UCSF scientists will receive two grants totaling $15.1 million over the next five years to expand their research into how genes affect an individual's response to medication and to strengthen a global network of researchers involved in these efforts.
The UCSF team is the largest recipient in a $161.3 million effort by the National Institutes of Health to expand a national collaboration of scientists known as the Pharmacogenomics Research Network (PGRN), with the goal of paving the way for personalized medication.
"The grants dramatically extend our ability nationwide and globally to make the promise of individualized pharmaceutical care for patients a reality," said Mary Anne Koda-Kimble, PharmD, who is dean of the UCSF School of Pharmacy in which two UCSF projects are housed. "We see so much variability in how patients respond to drugs. What a great day it will be when we have the tools to easily predict response and adjust treatment on a personal level."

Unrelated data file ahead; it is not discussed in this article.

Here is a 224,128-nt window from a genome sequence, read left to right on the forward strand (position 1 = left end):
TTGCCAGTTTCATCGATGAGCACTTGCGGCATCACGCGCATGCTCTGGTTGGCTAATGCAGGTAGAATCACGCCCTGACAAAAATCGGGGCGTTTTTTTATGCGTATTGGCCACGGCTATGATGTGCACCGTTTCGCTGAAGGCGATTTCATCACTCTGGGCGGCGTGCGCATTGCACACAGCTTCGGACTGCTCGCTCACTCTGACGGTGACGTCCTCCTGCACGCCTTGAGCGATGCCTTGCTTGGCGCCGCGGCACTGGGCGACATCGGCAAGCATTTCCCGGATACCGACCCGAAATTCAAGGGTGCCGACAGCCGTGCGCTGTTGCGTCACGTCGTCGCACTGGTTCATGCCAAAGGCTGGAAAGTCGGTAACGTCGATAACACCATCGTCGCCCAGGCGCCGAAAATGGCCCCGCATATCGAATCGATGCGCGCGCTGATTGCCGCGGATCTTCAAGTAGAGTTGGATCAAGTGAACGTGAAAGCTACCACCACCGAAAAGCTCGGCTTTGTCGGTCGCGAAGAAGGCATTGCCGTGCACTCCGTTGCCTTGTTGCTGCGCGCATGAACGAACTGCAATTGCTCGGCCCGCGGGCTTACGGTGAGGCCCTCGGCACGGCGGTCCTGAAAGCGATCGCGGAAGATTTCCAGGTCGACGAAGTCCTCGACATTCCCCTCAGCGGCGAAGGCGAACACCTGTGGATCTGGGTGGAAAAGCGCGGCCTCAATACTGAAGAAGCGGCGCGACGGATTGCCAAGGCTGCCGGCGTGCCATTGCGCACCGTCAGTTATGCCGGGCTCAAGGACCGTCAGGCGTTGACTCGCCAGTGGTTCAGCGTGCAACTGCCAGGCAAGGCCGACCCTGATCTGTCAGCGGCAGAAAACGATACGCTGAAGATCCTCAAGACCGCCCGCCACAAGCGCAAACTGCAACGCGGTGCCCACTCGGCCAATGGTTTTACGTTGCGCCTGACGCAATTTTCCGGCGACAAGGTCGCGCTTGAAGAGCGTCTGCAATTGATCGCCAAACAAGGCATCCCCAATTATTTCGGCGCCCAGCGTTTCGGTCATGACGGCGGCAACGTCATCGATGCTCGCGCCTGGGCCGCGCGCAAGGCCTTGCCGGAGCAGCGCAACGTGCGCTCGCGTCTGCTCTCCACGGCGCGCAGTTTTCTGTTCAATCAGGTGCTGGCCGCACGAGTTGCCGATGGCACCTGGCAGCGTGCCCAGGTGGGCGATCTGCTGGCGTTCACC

Both UCSF projects will be led by Kathleen Giacomini, PhD, a pioneer in the study of pharmacogenomics how an individual's genetics determine his or her response to medicines and co-chair of the UCSF Department of Bioengineering and Therapeutic Sciences.
The UCSF grants include $11.9 million for research into the genetics behind membrane transporters, which control the absorption, distribution and elimination of many of the most commonly used drugs. This multi-disciplinary, multi-center grant funds pharmaceutical scientists, geneticists, clinicians and computational biologists at UCSF and other institutions to carry out research in personalized medicine.
The expanded research ranges from studies in cells to studies in patients. The lead clinical study, which will be carried out in collaboration with scientists in the Division of Research at Kaiser Permanente Northern California and Kaiser Southeast, will focus on the genetic factors that determine response to th
|Contact: Kristen Bole|
University of California - San Francisco